Senator Franken introduces Arbitration Fairness Act to protect consumers’ rights

May 19, 2011 by Todd Murray · Leave a Comment 

A group of U.S. Congressmen, including Minnesota’s Al Franken, introduced a new bill that would eliminate forced arbitration clauses in employment, consumer, and civil rights contracts. The impetus behind the proposed law appears to be the recent U.S. Supreme Court decision in AT&T v. Concepcion. In Concepcion, consumers sued AT&T for false advertising. Because the value of their case was only $30, it was consolidated into a class action. AT&T tried to stop the lawsuit by activating the mandatory arbitration clause in the service contract, which not only required the case to be heard in a behind-closed-doors private arbitration forum, but also banned class actions altogether. This contractual language was buried in the fine print of the consumers’ contract and, like most consumer contracts, was not negotiable and offered on a take-it-or-leave-it basis. Both lower courts rejected AT&T’s argument and struck down the arbitration clause in the contract as unconscionable because it severely limited the consumers’ rights.

In an already notorious 5-4 decision, the U.S. Supreme Court struck down these lower court decisions. The Court applied the Federal Arbitration Act to uphold the contractual ban on class actions and forced arbitration. Although the FAA was originally passed to ensure that courts enforced commercial arbitration agreements between two companies, the Court’s decision expands the scope of the FAA and effectively allows companies to insulate themselves from liability when they defraud a large number of customers of a relatively small amount of money.

Because the Court’s decision involved interpretation of a federal statute and not the Constitution, it can essentially be overturned through legislation, which is where Franken’s bill comes in. From the press release:

What the Arbitration Fairness Act Does:

  • Restores the original intent of the FAA by clarifying the scope of its application.
  • Amends the FAA by adding a new chapter invalidating agreements that require the arbitration of employment, consumer, or civil rights disputes made before the dispute arises.
  • Restores the rights of workers and consumers to seek justice in our courts.
  • Ensures transparency in civil litigation.
  • Protects the integrity of the Civil Rights Act, the Equal Pay Act, the Americans with Disabilities Act, and the Age Discrimination in Employment Act, among others.

“Workers and consumers should never be forced to give up their rights to get hired for a job, or to get a cell phone,” said Senator Franken.“I’ve introduced the Arbitration Fairness Act to ensure that workers and consumers have the right to choose arbitration over litigation, instead of being forced into it by corporations.”

Press Release | May 17, 2011

FTC heeds Franken’s call for review of debtors being thrown in jail

July 19, 2010 by Todd Murray · Leave a Comment 

Last week, Minnesota Senator Al Franken issued a press release calling for a review of the practices and procedures that are causing increasing numbers of consumers to be thrown in jail in debt collection cases. Here’s the press release:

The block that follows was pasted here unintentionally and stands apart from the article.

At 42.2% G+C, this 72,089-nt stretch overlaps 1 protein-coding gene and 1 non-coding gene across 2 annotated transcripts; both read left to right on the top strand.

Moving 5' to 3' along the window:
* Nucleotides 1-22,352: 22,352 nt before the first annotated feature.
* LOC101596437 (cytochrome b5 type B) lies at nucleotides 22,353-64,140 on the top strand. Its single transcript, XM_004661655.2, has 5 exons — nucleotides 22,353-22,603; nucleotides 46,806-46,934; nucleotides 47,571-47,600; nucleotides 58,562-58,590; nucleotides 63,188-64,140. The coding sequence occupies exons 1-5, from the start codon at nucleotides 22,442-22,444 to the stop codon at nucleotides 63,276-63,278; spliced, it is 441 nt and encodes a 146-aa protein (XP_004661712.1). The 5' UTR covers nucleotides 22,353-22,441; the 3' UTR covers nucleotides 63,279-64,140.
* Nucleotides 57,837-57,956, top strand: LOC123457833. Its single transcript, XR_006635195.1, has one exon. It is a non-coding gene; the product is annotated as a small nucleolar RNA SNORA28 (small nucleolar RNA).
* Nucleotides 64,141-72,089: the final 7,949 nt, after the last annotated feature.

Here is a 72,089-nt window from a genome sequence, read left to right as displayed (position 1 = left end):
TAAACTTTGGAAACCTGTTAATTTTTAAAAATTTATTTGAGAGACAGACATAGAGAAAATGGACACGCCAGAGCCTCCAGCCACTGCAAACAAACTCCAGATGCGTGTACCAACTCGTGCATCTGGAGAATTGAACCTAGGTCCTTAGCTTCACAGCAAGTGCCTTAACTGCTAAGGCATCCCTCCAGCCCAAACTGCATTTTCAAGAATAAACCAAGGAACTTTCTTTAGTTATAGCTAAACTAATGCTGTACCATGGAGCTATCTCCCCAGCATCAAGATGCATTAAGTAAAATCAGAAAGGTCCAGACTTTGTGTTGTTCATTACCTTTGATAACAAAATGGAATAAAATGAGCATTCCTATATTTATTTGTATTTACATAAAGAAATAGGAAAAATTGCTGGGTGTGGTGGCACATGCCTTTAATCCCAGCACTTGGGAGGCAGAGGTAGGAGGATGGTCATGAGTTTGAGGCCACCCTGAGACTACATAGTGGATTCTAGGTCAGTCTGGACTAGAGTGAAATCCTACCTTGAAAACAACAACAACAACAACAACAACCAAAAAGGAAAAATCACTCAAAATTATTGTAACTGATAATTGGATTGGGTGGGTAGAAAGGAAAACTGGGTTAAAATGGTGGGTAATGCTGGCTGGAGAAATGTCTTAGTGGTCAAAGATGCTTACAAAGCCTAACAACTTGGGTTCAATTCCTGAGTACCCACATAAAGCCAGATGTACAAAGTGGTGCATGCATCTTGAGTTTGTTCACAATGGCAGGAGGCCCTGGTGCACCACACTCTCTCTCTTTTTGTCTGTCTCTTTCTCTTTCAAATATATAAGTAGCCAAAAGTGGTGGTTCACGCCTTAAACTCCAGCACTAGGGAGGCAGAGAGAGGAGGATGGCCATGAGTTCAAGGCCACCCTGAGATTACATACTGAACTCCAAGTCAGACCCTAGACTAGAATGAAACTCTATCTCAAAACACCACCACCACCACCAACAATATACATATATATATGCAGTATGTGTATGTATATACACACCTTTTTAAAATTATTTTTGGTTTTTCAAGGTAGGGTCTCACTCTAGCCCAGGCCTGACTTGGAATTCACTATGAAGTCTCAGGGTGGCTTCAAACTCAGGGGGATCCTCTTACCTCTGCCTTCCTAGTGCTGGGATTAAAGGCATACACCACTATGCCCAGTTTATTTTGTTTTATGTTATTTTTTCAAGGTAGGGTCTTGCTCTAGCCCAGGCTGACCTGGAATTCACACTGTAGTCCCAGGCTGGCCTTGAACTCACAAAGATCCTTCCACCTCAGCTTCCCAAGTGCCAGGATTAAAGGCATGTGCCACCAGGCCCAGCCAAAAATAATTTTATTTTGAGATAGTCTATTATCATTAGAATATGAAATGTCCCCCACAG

WASHINGTON, D.C. [07/15/10] – U.S. Sen. Al Franken (D-Minn.) called on Federal Trade Commission Chairman Jon Leibowitz to take immediate action to address possible illegal activities by debt collection firms in Minnesota and across the country.

“Right now, Minnesotans are struggling to make ends meet. The last thing they need is to become victims of debt collection abuse,” said Sen. Franken. “Recent reports raise serious questions about whether our current laws go far enough to protect consumers, and I want to make sure Minnesotans aren’t at risk of being harassed or improperly jailed.”

Recently the Minneapolis Star Tribune published two articles detailing the disturbing practices of some debt collection agencies in Minnesota. The article cites a sharp rise in the use of arrest warrants against debtors, resulting in an increasing number of Minnesotans finding themselves behind bars for old or minor debts. The paper attributes the rise in arrests to the growing debt-buying industry that profits from buying people’s debts and the poor economy. Agencies can then use the court system to collect debts, as bail is frequently set at the amount the debtor owes.

The Star Tribune also discovered that Minnesotans are more frequently finding themselves pursued by debt collection agencies for debts that they don’t actually owe or debts that they already paid.

Sen. Franken’s letter to Chairman Leibowitz can be read here.

You can read the Star Tribune’s articles, “In Jail for Being in Debt,” and “Phantom Debts, Real Anguish” on their website.

In response to Franken’s letter, the Federal Trade Commission has agreed to take a harder look at the process for potential abuse.

“We’re trying to identify what the practices are, under what conditions people who may have consumer debt collection claims against them may be jailed, and whether such practices are in conformity with federal law,” said Julie Bush, a staff attorney in the FTC’s division of financial practices. She said the inquiry was not a formal investigation.

Bravo to Chris Serres at the StarTribune, who’s excellent article has been the catalyst for political action (or at least lip service about political action).